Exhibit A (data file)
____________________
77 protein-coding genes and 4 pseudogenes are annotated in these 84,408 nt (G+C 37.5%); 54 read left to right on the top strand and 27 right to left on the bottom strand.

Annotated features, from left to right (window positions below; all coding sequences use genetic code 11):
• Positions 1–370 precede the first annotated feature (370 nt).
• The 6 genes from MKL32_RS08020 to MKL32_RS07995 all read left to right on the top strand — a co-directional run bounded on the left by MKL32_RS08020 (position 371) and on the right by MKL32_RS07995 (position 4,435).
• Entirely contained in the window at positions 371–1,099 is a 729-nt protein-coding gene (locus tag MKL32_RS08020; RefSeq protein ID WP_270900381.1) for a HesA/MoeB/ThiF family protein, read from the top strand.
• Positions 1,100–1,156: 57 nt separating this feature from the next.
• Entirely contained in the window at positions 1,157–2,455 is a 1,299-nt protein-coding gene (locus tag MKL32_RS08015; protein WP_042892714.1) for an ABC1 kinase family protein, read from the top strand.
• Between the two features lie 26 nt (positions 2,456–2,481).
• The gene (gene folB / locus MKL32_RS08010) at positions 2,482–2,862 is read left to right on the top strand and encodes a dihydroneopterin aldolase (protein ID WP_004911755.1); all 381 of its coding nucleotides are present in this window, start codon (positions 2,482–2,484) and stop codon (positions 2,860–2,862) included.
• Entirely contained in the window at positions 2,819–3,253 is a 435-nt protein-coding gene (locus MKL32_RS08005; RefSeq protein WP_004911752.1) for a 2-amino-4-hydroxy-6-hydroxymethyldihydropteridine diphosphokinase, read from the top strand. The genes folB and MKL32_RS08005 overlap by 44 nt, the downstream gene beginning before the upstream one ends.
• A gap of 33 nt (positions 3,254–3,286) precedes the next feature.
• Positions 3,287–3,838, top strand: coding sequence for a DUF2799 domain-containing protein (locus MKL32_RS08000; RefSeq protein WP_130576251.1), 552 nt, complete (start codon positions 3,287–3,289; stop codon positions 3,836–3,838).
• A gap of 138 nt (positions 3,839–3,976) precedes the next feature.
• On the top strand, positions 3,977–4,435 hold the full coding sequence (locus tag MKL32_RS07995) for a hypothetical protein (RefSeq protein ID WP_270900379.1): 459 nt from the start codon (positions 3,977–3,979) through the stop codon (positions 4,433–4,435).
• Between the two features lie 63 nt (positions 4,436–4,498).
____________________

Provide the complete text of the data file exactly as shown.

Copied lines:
77 protein-coding genes and 4 pseudogenes are annotated in these 84,408 nt (G+C 37.5%); 54 read left to right on the top strand and 27 right to left on the bottom strand.

Annotated features, from left to right (window positions below; all coding sequences use genetic code 11):
• Positions 1–370 precede the first annotated feature (370 nt).
• The 6 genes from MKL32_RS08020 to MKL32_RS07995 all read left to right on the top strand — a co-directional run bounded on the left by MKL32_RS08020 (position 371) and on the right by MKL32_RS07995 (position 4,435).
• Entirely contained in the window at positions 371–1,099 is a 729-nt protein-coding gene (locus tag MKL32_RS08020; RefSeq protein ID WP_270900381.1) for a HesA/MoeB/ThiF family protein, read from the top strand.
• Positions 1,100–1,156: 57 nt separating this feature from the next.
• Entirely contained in the window at positions 1,157–2,455 is a 1,299-nt protein-coding gene (locus tag MKL32_RS08015; protein WP_042892714.1) for an ABC1 kinase family protein, read from the top strand.
• Between the two features lie 26 nt (positions 2,456–2,481).
• The gene (gene folB / locus MKL32_RS08010) at positions 2,482–2,862 is read left to right on the top strand and encodes a dihydroneopterin aldolase (protein ID WP_004911755.1); all 381 of its coding nucleotides are present in this window, start codon (positions 2,482–2,484) and stop codon (positions 2,860–2,862) included.
• Entirely contained in the window at positions 2,819–3,253 is a 435-nt protein-coding gene (locus MKL32_RS08005; RefSeq protein WP_004911752.1) for a 2-amino-4-hydroxy-6-hydroxymethyldihydropteridine diphosphokinase, read from the top strand. The genes folB and MKL32_RS08005 overlap by 44 nt, the downstream gene beginning before the upstream one ends.
• A gap of 33 nt (positions 3,254–3,286) precedes the next feature.
• Positions 3,287–3,838, top strand: coding sequence for a DUF2799 domain-containing protein (locus MKL32_RS08000; RefSeq protein WP_130576251.1), 552 nt, complete (start codon positions 3,287–3,289; stop codon positions 3,836–3,838).
• A gap of 138 nt (positions 3,839–3,976) precedes the next feature.
• On the top strand, positions 3,977–4,435 hold the full coding sequence (locus tag MKL32_RS07995) for a hypothetical protein (RefSeq protein ID WP_270900379.1): 459 nt from the start codon (positions 3,977–3,979) through the stop codon (positions 4,433–4,435).
• Between the two features lie 63 nt (positions 4,436–4,498).